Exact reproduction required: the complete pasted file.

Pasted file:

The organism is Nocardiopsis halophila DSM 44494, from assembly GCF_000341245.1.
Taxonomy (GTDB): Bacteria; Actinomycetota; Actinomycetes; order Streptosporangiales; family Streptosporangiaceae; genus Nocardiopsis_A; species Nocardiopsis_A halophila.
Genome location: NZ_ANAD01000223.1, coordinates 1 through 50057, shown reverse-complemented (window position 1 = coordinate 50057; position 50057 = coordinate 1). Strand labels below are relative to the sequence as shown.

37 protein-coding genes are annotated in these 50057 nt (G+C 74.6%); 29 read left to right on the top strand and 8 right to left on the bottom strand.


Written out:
The organism is Nocardiopsis halophila DSM 44494, from assembly GCF_000341245.1.
Taxonomy (GTDB): Bacteria; Actinomycetota; Actinomycetes; order Streptosporangiales; family Streptosporangiaceae; genus Nocardiopsis_A; species Nocardiopsis_A halophila.
Genome location: NZ_ANAD01000223.1, coordinates 1 through 50057, shown reverse-complemented (window position 1 = coordinate 50057; position 50057 = coordinate 1). Strand labels below are relative to the sequence as shown.

37 protein-coding genes are annotated in these 50057 nt (G+C 74.6%); 29 read left to right on the top strand and 8 right to left on the bottom strand.